(iii) the Respondent is making a legitimate noncommercial or fair use of the Domain Name, without intent for commercial gain, to misleadingly divert consumers.
Although the Policy addresses ways in which a respondent may demonstrate rights or legitimate interests in a disputed domain name, it is well established that, as it is put in section 2.1 of the WIPO Overview of WIPO Panel Views on Selected UDRP Questions, Third Edition (“WIPO Overview 3.0”), that a complainant is required to make out a prima facie case that the respondent lacks rights or legitimate interests in the domain name. Once such prima facie case is made, the burden of production shifts to the respondent to come forward with relevant or evidence demonstrating rights or legitimate interests in the domain name. If the respondent does come forward with relevant evidence of rights or legitimate interests, the UDRP panel weighs all the evidence, with the burden of proof always remaining on the complainant.
The Complainant submits that the Respondent is not a Ford dealer or in any way connected or affiliated with the Complainant. The Respondent has not been authorized by the Complainant to make any use of the Trade Mark. The Respondent cannot assert that he was using or had made demonstrable preparations to use the Domain Name in connection with a bona fide offering of goods or services. The use of a third party’s trade mark in a domain name in connection with the provision of escort services and other services unrelated to the goods and services in respect of which the Trade Mark has a reputation cannot be considered a bona fide offering of goods or services as it is clearly a case where a Respondent is seeking to unduly profit from the Complainant’s goodwill and reputation.
The Panel finds that the Complainant has made out a prima facie case, a case calling for an answer from the Respondent. The Respondent has not provided any reasons why he chose to register a well-known Trade Mark which he has no connection to. The Panel is unable to conceive of any basis upon which the Respondent could sensibly be said to have any rights or legitimate interests in respect of the Domain Name.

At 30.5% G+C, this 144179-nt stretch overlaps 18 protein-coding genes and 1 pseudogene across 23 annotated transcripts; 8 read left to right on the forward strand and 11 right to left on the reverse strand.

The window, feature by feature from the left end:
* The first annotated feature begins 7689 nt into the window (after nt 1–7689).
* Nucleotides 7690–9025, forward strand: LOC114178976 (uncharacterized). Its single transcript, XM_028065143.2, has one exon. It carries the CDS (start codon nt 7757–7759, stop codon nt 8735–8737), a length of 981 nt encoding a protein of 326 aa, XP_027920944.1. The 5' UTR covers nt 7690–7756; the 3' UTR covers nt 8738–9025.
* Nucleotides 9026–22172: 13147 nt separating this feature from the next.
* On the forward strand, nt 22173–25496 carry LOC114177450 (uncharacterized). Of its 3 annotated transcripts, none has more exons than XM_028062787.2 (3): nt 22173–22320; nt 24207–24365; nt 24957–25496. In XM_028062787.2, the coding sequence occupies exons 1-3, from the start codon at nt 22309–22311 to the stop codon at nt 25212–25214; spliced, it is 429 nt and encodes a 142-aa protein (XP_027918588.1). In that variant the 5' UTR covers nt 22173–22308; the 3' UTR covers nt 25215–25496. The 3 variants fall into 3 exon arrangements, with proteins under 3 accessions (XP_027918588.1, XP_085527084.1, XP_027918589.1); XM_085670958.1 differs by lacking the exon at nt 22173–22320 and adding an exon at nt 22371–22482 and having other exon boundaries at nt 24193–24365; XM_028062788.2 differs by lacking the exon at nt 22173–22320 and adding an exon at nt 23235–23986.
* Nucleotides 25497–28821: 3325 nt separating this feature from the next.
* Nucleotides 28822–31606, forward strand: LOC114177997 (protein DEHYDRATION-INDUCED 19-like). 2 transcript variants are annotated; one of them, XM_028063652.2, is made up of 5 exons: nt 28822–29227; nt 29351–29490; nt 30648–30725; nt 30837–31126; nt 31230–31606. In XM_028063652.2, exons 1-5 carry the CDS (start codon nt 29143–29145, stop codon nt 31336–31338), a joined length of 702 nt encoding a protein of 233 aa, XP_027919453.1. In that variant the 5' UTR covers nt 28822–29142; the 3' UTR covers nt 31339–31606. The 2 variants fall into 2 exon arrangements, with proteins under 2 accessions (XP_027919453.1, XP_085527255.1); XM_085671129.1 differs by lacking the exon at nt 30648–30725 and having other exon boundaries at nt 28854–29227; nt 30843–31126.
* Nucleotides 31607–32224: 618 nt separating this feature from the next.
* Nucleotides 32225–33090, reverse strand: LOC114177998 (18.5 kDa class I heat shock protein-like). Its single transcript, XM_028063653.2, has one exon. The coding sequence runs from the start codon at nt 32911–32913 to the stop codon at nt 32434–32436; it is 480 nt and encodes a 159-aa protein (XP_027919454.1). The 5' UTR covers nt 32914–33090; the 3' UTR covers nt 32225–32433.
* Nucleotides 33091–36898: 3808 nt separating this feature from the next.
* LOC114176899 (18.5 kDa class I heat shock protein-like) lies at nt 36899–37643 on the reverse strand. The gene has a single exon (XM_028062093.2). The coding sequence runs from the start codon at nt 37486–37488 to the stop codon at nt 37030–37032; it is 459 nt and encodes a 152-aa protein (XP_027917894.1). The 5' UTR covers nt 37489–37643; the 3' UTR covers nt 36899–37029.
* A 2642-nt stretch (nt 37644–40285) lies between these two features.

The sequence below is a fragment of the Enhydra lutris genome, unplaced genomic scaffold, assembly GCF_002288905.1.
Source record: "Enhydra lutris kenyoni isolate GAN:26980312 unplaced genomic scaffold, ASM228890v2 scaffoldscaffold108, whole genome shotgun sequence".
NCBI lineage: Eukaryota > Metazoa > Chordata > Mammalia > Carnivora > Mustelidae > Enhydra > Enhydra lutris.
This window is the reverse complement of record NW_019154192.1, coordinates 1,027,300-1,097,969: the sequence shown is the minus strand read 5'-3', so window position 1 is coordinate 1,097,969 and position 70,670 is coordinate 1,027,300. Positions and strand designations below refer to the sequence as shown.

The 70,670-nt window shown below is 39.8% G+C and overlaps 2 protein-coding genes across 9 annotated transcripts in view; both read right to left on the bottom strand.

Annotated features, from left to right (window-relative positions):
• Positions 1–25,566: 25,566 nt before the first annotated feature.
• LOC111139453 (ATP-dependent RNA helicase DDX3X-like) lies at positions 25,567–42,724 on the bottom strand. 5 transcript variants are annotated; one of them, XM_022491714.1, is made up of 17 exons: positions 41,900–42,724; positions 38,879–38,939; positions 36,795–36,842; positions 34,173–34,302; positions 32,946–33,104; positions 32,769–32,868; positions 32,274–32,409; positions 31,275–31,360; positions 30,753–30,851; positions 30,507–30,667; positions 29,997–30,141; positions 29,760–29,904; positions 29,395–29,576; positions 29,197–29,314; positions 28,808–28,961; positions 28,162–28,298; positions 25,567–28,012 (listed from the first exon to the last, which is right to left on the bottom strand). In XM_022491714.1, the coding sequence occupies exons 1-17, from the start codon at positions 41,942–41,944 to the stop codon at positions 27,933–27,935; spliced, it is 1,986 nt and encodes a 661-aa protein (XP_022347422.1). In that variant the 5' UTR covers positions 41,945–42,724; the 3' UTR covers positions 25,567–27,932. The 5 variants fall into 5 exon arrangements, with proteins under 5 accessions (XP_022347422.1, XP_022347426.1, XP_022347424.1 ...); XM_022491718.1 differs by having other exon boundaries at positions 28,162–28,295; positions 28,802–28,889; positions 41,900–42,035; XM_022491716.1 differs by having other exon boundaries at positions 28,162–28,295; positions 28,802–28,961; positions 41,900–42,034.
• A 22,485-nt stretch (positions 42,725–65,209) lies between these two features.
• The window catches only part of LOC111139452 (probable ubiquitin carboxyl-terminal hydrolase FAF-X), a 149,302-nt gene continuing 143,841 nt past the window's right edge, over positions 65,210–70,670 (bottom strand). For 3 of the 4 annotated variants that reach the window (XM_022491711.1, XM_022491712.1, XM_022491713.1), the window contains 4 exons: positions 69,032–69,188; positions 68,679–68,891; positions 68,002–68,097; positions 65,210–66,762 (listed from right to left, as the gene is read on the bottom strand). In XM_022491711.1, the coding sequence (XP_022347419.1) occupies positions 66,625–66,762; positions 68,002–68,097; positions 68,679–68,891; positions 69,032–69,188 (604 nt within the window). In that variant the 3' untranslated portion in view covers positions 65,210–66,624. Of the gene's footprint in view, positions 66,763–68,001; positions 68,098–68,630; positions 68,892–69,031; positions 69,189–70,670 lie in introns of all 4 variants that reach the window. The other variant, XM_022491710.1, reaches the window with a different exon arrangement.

The Panel finds that the Respondent has no rights or legitimate interests in respect of the Domain Name.
C. Registered and Used in Bad Faith
To succeed under the Policy, the Complainant must show that the Domain Name has been both registered and used in bad faith. It is a double requirement.
The Panel is satisfied that the Respondent must have been aware of the Trade Mark when he registered the Domain Name. The Trade Mark is well known and is reproduced in its entirety in the Domain Name. It is implausible that he was unaware of the Complainant when he registered the Domain Name.
“Noting the near instantaneous and global reach of the Internet and search engines, and particularly in circumstances where the complainant’s mark is widely known (including in its sector) or highly specific and a respondent cannot credibly claim to have been unaware of the mark (particularly in the case of domainers), panels have been prepared to infer that the respondent knew, or have found that the respondent should have known, that its registration would be identical or confusingly similar to a complainant’s mark. Further factors including the nature of the domain name, the chosen top-level domain, any use of the domain name, or any respondent pattern, may obviate a respondent’s claim not to have been aware of the complainant’s mark.”
The fact that there is a clear absence of rights or legitimate interests coupled with no explanation for the Respondent’s choice of the Domain Name is also a significant factor to consider (as stated in section 3.2.1 of WIPO Overview 3.0).
In light of the above, the Panel finds that registration is in bad faith.
The Domain Name is used in bad faith. The Website initially displayed information regarding zodiac signs and constellations. It then displayed lottery results and advertisements for female escorts. The Respondent was clearly seeking to benefit from the Complainant’s reputation and goodwill to attract traffic to the Website for commercial gain. Using the Domain Name to intentionally attract for commercial gain, Internet users to the Website by creating a likelihood of confusion with the Complainant’s as the source, sponsorship, affiliation or endorsement of the website is bad faith in accordance with paragraph 4(b)(iv) of the Policy.
From the above, the Panel finds that the Respondent has registered and used the Domain Name in bad faith and the Complainant has succeeded in proving the third element.
For the foregoing reasons, in accordance with paragraphs 4(i) of the Policy and 15 of the Rules, the Panel orders that the Domain Name <fordkauai.com> be transferred to the Complainant.
Date: August 6, 2019